Hundreds of participants take part in COVID-19 research in Milton Keynes 

    More than 700 participants have taken part in nationally-prioritised research studies into COVID-19 in Milton Keynes in 2020.

    A total 750 participants took part in eight studies at Milton Keynes University Hospital NHS Foundation Trust and GP practices. 

    These studies, called Urgent Public Health Studies, are supported by the National Institute for Health Research (NIHR) and aim to help researchers prevent, diagnose and treat COVID-19. 

    Since the pandemic began, the NIHR has helped recruit more than 600,000 UK participants to research, including 742 at Milton Keynes University Hospital NHS Foundation Trust and eight through GP practices. 

    The studies include (see notes to editors for more details):

    • Enrolling hospitalised patients, including 145 in Milton Keynes, into a trial into whether existing or new treatments can help improve survival. The RECOVERY trial this year reported that drugs lopinavir-ritonavir, hydroxychloroquine and azithromycin are not effective treatments but steroid dexamethasone can reduce deaths.
    • Collecting daily blood samples from 323 hospitalised COVID-19 patients to analyse the impact of the virus on the body and inform future treatments for the Clinical Characterisation Protocol for Severe Emerging Infection study.
    • Eight volunteers for the PRINCIPLE trial into existing treatments for older patients in the community with moderate symptoms of the disease or a positive test for COVID-19. Those with symptoms can register online at   

    Prof Simon Bowman, Research Director at Milton Keynes University Hospital NHS Foundation Trust, said: “When COVID-19 struck, the research team and clinical staff at the trust pivoted to deliver major COVID-19 research programmes. 

    “The RECOVERY trial identified that dexamethasone was effective in reducing deaths in seriously ill COVID-19 patients by up to a third and we are delighted to be part of this and other critical ongoing COVID-19 studies.”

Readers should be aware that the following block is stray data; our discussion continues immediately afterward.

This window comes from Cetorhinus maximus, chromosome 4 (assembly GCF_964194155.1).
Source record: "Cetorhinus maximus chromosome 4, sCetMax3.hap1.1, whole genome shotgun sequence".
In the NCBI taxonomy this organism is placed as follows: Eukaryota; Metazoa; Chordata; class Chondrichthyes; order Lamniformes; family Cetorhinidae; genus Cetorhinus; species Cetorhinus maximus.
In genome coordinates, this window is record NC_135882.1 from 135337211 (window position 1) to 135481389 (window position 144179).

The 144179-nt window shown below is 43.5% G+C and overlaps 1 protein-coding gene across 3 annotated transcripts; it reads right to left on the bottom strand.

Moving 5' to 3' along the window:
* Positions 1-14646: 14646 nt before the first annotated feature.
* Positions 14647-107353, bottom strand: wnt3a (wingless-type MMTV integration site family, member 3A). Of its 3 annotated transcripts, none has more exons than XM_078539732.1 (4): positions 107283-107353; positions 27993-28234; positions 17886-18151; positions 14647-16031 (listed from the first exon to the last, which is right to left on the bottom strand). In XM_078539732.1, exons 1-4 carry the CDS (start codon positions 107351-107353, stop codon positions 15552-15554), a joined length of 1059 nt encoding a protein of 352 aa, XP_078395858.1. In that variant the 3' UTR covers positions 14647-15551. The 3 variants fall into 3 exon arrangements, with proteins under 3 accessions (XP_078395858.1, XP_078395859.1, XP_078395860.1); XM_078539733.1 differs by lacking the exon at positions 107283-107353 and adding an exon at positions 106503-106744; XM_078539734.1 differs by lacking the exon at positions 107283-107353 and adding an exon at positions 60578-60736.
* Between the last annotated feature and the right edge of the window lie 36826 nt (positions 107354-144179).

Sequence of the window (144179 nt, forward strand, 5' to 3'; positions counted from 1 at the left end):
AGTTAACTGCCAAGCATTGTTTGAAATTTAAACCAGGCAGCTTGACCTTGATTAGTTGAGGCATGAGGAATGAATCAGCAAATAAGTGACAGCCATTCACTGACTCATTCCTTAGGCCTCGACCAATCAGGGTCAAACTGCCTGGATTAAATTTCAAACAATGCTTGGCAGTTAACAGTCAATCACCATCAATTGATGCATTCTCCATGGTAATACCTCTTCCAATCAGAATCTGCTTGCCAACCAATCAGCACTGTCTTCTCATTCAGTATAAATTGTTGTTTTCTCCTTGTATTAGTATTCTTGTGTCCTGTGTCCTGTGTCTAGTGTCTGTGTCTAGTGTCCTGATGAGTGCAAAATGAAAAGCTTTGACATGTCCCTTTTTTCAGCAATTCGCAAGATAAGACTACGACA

Prof Belinda Lennox, Clinical Director for the NIHR Clinical Research Network Thames Valley and South Midlands, which has enabled delivery of the studies, said: “People in our region have made a huge contribution to the success of COVID-19 research studies.

    “This contribution ranges from volunteering to taking part in the pioneering vaccine studies through to trialling new treatments for the disorder when critically ill with COVID-19. 

    “The research that we have helped deliver is already saving lives across the world and has delivered safe and effective vaccines in record time. This is only possible because of all the people who gave their time to take part.”

    While the Pfizer/BioNTech vaccine is being rolled across the UK, it is important that clinical trials into other COVID-19 vaccines continue. 

    Different vaccines work in different ways and researchers still need to collect information about which work best, are best for different groups of people and on exactly how effective they are. Information is also needed on the best way to use vaccines, the number of doses and there are no long-term safety concerns.

    To support these efforts, people can register to be told of vaccine research studies seeking volunteers by visiting

    © MKFM News 2020

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